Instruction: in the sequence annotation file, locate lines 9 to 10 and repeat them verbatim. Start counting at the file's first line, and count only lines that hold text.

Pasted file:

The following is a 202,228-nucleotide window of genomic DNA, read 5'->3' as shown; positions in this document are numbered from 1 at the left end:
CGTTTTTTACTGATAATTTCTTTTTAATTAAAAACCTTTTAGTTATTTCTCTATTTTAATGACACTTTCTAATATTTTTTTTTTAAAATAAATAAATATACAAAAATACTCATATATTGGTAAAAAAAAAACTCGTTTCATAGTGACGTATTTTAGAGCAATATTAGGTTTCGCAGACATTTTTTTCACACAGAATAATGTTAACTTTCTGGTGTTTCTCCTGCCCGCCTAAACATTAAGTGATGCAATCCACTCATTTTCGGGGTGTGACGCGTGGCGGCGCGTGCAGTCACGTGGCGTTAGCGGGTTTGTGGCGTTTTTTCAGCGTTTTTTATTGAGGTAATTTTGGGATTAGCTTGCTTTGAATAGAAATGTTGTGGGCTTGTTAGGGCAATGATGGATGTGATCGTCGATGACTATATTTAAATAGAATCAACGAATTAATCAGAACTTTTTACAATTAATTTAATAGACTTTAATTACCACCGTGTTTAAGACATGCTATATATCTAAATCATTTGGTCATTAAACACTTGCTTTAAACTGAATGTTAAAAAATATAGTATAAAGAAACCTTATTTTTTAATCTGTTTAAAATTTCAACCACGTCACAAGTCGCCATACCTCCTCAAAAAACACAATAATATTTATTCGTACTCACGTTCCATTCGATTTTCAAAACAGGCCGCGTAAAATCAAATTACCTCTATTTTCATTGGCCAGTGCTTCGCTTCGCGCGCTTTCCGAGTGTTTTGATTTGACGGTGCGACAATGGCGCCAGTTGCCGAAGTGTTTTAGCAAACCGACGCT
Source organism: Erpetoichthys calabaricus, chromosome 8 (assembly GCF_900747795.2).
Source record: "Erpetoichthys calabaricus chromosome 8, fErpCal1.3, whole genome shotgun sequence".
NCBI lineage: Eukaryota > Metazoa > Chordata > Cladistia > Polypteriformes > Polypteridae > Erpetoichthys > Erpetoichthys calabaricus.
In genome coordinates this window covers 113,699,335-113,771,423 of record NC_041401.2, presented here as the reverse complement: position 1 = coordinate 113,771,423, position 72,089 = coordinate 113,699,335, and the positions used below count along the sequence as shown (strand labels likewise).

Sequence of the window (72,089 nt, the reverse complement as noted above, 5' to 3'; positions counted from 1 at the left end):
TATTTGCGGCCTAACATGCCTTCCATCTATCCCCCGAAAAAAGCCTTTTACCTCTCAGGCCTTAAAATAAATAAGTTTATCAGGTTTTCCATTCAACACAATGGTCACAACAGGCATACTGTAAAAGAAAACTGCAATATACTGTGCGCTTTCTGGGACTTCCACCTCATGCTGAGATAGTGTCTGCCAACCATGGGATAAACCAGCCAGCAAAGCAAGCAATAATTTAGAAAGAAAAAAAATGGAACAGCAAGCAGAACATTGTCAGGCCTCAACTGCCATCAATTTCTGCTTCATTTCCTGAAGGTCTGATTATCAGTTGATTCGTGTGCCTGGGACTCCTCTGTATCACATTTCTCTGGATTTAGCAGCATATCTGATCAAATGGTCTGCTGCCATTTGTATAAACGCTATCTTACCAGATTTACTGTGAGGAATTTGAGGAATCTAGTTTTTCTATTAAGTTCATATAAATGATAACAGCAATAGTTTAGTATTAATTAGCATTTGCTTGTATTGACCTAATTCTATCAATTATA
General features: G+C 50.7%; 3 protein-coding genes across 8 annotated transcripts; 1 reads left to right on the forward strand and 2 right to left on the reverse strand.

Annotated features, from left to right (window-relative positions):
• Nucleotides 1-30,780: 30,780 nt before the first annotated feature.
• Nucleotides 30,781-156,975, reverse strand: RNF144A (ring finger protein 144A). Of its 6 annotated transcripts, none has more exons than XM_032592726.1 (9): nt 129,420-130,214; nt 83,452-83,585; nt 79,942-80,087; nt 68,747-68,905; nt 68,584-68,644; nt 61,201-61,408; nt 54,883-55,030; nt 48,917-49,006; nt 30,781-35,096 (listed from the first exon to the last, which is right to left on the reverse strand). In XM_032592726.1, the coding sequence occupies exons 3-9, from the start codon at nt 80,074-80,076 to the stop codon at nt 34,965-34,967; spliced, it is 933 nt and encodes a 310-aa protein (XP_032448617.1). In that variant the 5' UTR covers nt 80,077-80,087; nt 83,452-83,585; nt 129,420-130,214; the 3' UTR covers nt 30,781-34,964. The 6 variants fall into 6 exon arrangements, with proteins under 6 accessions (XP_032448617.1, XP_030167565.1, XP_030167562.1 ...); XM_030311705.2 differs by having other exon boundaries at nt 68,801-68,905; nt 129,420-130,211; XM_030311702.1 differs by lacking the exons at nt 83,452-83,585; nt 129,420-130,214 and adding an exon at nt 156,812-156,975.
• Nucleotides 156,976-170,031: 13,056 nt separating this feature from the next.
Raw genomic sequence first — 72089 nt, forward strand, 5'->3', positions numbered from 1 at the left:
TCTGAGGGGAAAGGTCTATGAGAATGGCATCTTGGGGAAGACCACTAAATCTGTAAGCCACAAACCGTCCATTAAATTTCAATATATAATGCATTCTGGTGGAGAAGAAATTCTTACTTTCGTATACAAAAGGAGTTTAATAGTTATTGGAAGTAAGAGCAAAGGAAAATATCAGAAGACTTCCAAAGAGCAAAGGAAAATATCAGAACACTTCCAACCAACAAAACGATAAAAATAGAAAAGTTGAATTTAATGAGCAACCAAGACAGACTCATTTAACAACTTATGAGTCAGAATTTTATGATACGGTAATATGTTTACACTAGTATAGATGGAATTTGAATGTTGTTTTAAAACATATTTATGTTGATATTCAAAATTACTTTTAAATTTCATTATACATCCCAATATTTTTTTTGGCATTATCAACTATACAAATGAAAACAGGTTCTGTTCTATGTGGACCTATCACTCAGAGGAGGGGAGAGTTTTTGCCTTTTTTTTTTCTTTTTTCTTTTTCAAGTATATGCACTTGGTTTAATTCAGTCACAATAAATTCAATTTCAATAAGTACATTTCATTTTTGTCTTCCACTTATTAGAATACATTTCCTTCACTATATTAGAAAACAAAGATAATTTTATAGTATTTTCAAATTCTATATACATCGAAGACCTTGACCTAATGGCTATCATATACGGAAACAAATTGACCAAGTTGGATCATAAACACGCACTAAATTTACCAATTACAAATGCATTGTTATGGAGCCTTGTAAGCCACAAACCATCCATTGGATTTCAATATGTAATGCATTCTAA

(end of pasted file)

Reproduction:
General features: G+C 50.7%; 3 protein-coding genes across 8 annotated transcripts; 1 reads left to right on the forward strand and 2 right to left on the reverse strand.

Annotated features, from left to right (window-relative positions):